A strong regulatory agency and the patient confidence it inspires are essential for both patients and the industry as a whole, Sanofi ($SNY) CEO Chris Viehbacher said Thursday. And while the FDA has made recent strides in restoring the patient trust the agency depends on, Commissioner Margaret Hamburg says it still has some work to do.
Speaking at the PhRMA's annual conference in Washington, DC, Hamburg highlighted recent reasons for concern that quality standards are not being adhered to--as well as the agency's renewed focus on enforcing those standards.
"We are … trying to really reshape some of how we address the quality issue, to try to incentivize better practice and more accountability around quality," she said. " … And I think this is the time when we need to be recommitting to it."
Part of that, she said, has involved creating a new Office of Pharmaceutical Quality and putting it on par organizationally with other critical offices, like those for new drugs and safety. Another part has been recognizing the need to become a global agency--one that not only has offices and inspectors on the ground around the world, but also has working relationships with counterpart regulators, harmonized regulatory approaches with those counterparts, and a new kind of partnership with the industry.
"We didn't mean that we were going be the regulator for the world," Hamburg said. "What we meant was to do our job--to protect the health and safety of American consumers--we could not simply constrain ourselves to the products that were within our borders."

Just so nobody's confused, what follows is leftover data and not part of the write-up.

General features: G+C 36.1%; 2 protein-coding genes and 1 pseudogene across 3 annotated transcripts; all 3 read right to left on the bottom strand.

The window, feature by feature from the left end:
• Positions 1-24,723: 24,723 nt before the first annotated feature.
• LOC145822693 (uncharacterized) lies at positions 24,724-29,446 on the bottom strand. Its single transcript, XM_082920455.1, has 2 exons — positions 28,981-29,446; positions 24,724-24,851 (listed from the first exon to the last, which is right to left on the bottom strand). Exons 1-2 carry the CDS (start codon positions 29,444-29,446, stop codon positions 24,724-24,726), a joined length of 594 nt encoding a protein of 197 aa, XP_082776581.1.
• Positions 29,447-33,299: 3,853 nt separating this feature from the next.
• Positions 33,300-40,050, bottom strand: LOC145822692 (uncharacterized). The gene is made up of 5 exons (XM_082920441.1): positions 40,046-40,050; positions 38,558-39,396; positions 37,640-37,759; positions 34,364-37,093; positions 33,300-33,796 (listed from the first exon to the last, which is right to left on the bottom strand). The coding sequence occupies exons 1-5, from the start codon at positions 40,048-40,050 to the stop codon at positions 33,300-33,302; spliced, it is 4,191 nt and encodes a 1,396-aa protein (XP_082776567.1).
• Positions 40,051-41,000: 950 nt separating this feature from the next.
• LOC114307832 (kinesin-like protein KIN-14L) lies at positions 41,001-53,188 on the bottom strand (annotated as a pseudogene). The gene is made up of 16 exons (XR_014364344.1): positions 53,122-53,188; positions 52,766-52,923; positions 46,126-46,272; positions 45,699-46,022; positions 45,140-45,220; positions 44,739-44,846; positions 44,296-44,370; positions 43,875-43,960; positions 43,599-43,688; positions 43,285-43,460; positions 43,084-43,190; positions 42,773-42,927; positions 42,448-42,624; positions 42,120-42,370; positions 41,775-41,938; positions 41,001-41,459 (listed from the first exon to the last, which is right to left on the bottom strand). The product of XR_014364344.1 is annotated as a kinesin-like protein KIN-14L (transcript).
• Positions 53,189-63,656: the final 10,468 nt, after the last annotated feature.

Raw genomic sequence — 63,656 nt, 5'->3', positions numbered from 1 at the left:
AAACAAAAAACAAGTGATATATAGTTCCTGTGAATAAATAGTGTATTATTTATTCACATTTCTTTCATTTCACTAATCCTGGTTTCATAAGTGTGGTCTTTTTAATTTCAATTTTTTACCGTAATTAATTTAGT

Major quality issues have surfaced both at home and abroad as of late. In 2012, an outbreak of fungal meningitis traced to a New England compounding pharmacy caused 64 deaths and sickened more than 750 others; the FDA has since worked with Congress to pass the Drug Quality and Security act, which broadened and defined the agency's authority over drug compounders.
The agency has also identified a host of quality issues in emerging markets, particularly India. Problems there including data-tampering and unsanitary conditions have landed more than a few Indian plants on the FDA's import ban list, prompting Hamburg this year to make her first trip to meet with regulators there.
But even with these efforts, there's a fair bit of room for improvement. For one, she said, high-risk products like sterile injectables need to be produced with proper attention for sterile procedures. Advances in science and technology can make a difference, too: Pharma can use quality by design, continuous manufacturing and other approaches to help improve both quality and efficiency in the production process, rooting out preventable problems that create shortages and compromise patient trust.
"It's just so fundamentally important," she said. "If you don't have quality, all the rest of it really doesn't matter."
Special Report: The 25 most influential people in biopharma today - 2012 - Dr. Margaret Hamburg